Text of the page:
Here is another example: let’s imagine you ONLY know two submissions: an armbar from mount and a bow-and-arrow choke from the back.  While it could be easy for someone to get discouraged and feel like they don’t know enough submissions to win, I would wholeheartedly disagree.  If the grappler in our example is able to GET TO those two positions (mount or the back), then he/she has ample opportunity to apply a lock and win.  The real issue, then, is not how many submissions you know, it is knowing (and being able to) GET TO the positions where you DO know submissions and can apply them.  To bring the discussion full circle, what our grappler really needs to work on then, is his/her ability to takedown and pass, or to sweep from guard in order to wind up in the top, dominant position.

So, then where do you start?  Obviously that is quite a big question to tackle, but here is starting point for you to consider, and something of a checklist.  Before I share it, I can’t emphasize enough, just “knowing” (ie being exposed to and drilling for 5 reps x 2 sets) is NOT enough to make these useful against a resisting opponent.  You need LOTS of practice at varying levels of resistance (none, moderate, full) on all these to actually make them useful.   With that said, I strongly encourage you grapplers in your first couple years to prioritize your free training time on the following items: 

·      Escapes.  Odds are that you’ll be in more bad positions than good ones when you start, so you need to improve your ability to get out.  Make sure you have at least one, if not two options to get out of the following:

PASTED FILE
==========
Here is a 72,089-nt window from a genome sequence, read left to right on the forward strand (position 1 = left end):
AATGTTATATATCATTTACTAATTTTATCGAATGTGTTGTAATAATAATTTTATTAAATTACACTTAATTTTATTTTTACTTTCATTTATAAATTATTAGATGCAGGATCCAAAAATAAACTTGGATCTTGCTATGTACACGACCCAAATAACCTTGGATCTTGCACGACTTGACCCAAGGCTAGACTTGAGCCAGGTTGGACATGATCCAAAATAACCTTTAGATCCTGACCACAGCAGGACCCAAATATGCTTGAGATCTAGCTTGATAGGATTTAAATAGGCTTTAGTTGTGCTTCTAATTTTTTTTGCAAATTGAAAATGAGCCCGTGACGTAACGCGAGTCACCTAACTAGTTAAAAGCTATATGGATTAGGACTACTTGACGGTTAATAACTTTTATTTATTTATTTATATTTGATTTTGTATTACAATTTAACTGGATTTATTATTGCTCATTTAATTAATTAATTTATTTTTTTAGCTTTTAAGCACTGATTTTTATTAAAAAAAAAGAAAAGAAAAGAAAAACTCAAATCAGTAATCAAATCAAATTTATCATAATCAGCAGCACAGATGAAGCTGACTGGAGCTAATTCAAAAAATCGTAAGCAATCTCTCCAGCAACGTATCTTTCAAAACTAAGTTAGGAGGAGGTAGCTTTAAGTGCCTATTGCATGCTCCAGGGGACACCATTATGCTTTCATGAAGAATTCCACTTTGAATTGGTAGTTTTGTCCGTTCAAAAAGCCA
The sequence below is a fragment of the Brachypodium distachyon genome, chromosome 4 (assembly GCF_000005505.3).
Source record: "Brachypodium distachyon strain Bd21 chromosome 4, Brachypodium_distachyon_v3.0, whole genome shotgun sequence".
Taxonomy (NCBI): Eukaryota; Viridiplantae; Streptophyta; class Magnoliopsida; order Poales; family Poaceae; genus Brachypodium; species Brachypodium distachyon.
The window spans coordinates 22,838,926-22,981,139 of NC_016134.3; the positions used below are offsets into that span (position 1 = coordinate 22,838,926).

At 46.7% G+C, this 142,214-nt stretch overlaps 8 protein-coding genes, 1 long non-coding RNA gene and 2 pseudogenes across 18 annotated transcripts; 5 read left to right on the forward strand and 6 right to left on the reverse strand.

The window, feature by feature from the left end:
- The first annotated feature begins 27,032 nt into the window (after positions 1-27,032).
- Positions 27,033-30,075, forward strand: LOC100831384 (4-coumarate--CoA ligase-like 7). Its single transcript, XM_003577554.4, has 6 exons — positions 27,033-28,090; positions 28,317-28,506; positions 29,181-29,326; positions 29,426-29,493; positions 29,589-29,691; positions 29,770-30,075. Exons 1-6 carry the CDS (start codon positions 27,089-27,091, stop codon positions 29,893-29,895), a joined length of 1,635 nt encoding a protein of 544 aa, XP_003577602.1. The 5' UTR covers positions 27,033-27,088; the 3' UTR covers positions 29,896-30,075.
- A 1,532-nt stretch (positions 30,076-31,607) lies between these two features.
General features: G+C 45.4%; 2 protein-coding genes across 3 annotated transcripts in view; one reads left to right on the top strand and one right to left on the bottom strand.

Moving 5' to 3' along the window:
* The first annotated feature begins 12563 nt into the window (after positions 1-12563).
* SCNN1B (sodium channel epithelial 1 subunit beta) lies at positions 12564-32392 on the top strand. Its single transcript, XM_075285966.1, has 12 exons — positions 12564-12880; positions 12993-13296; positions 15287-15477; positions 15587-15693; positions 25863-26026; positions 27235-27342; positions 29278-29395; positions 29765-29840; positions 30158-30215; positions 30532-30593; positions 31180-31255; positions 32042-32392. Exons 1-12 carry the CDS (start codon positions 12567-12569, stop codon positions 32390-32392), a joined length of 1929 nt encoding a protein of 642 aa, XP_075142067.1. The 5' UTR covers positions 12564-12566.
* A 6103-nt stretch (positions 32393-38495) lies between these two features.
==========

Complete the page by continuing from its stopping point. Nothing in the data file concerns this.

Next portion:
o   Side control bottom

o   Mount bottom

o   Back control

·      Takedowns.  Matches start on the feet, and you need to know how to improve your position from there.  I suggest you get good enough at two takedowns to feel confident doing both of them against a resisting opponent.  Many great wrestlers and judokas even have just one “go to” technique that they use over and over again.

·      Breaking closed guard.  This can be one of the most frustrating parts of Jiu Jitsu, especially if your opponent has a good closed guard.  Take the time to get skilled at opening the legs, otherwise you’ll never even be able to start a pass.  Considering how important this is, I believe it is underemphasized in training, and most new grapplers would really stand to benefit from improving this area.

·      Once you have the guard open, solidify one or two passes you feel good with.  Personally, I have one “standing” pass I use, and one “low” pass, and that is about it.  I have just developed both of those to the point where they work for me the majority of the time.  You can make passing the guard as complicated as you want it to be, but at the end of the day it is competence in one or two passes that will get the job done.

·      Develop a series of sweeps/submissions from guard bottom.  These need not be fancy, but a simple array of an armbar, triangle choke, flower sweep and scissor sweep with take you a long, long way.

So, there you go.  Twelve items (3 escapes + 2 takedowns + 1 guard break + 2 guard passes + 2 sweeps + 2 submissions from guard = 12) to get as good at as possible in your first few years of BJJ.  Obviously you’ll throw in some “fun” or “fancy” stuff from time to time, but make sure that is the side dish and not the main course.  Unfortunately getting good at most things is not a fancy or glamorous process, it is simply a matter of focus, consistency, and hard work to improve the fundamentals.  So, stay diligent, train with purpose, and watch your game grow immensely!

- Tony Gracia, Head Coach